TORONTO (Reuters) - Canada’s main stock index fell to a two-week low on Tuesday as lower commodity prices weighed on energy and materials stocks, while financials dropped after Canadian Western Bank (CWB.TO) set aside more money for loan losses.
Oil prices retreated further from the year’s highs hit last week as rising output renewed worries about the global glut of crude, while copper fell as manufacturing data from China undermined confidence and gold turned lower after nearing the prior session’s 15-month high.
“You got the double whammy of gold being down and oil being down,” said Philip Petursson, managing director of Capital Markets & Strategy at Manulife Asset Management.
The Toronto Stock Exchange’s S&P/TSX composite index .GSPTSE closed down 157.95 points, or 1.14 percent, at 13,707.68. It touched its lowest since April 18 at 13,599.93.
Weak earnings have challenged the market, said Petursson. However, he expects the index to climb above the 14,000 threshold this year as lower U.S. oil production helps sustain the recent uptrend in oil prices.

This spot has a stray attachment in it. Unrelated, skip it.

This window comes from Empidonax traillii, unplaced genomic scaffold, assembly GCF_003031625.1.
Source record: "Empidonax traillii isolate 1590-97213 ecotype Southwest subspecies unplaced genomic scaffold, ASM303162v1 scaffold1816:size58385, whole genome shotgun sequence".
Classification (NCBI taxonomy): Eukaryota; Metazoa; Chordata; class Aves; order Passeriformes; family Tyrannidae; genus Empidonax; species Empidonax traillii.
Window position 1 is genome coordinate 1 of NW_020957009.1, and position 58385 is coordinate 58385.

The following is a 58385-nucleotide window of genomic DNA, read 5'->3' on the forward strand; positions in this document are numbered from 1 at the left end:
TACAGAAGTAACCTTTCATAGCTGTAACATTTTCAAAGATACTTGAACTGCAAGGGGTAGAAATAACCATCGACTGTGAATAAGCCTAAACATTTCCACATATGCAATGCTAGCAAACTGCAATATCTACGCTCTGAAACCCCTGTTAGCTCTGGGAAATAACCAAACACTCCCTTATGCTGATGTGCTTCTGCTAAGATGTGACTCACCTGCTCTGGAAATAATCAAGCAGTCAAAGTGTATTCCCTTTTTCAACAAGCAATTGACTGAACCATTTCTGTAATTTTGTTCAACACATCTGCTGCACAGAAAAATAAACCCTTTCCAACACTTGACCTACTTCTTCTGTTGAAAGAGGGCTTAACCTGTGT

Shares of Encana Corp (ECA.TO)ECA.N fell 10.4 percent to C$8.33. The oil and gas producer posted a bigger-than-expected quarterly loss due to lower production amid a steep fall in oil prices.
U.S. crude CLc1 prices settled at $43.65 a barrel, down 2.52 percent.
The materials group, which includes precious and base metals miners and fertilizer companies, lost 2.0 percent. It included a 2.6 percent drop in the shares of Barrick Gold Corp (ABX.TO) to C$23.33, while spot gold XAU= dipped 0.4 percent.
Shares of Canadian Western Bank (CWB.TO) fell 6.9 percent to C$25.57 after the Edmonton, Alberta-based lender set aside more money to cover bad loans to oil companies.
WestJet Airlines Ltd (WJA.TO) reported a higher-than-expected quarterly profit, helped by lower fuel costs. Still, its shares fell 5.3 percent to C$20.35.
Eight of the index’s 10 main groups ended lower, with just health care and utilities having advanced.
Reporting by Fergal Smith; Editing by Bill Trott and Dan Grebler